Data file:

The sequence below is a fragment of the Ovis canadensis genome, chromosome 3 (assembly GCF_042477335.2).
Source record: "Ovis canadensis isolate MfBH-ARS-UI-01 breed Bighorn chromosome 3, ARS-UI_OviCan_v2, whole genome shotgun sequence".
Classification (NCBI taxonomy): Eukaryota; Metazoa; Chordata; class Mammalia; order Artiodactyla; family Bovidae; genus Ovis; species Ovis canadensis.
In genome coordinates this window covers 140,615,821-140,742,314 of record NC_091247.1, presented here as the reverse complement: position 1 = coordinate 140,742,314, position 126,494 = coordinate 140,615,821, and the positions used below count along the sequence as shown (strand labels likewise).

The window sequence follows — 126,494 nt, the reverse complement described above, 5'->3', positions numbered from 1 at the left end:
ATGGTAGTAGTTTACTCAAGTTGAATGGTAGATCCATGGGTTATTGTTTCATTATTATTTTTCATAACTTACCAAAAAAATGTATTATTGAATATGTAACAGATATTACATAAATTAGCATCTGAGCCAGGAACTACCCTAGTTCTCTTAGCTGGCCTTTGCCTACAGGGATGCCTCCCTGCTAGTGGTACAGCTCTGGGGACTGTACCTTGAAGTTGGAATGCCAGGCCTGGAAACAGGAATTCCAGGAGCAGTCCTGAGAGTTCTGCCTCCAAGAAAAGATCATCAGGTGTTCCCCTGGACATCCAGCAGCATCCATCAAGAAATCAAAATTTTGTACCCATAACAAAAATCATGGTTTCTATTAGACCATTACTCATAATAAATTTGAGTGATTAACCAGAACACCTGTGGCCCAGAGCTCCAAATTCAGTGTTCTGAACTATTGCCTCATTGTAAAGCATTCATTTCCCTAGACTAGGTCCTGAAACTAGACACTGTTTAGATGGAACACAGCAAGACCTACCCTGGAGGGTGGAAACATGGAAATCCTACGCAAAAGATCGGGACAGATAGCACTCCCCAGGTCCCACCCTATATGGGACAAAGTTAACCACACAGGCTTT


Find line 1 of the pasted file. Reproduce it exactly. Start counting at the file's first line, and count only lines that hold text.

The sequence below is a fragment of the Ovis canadensis genome, chromosome 3 (assembly GCF_042477335.2).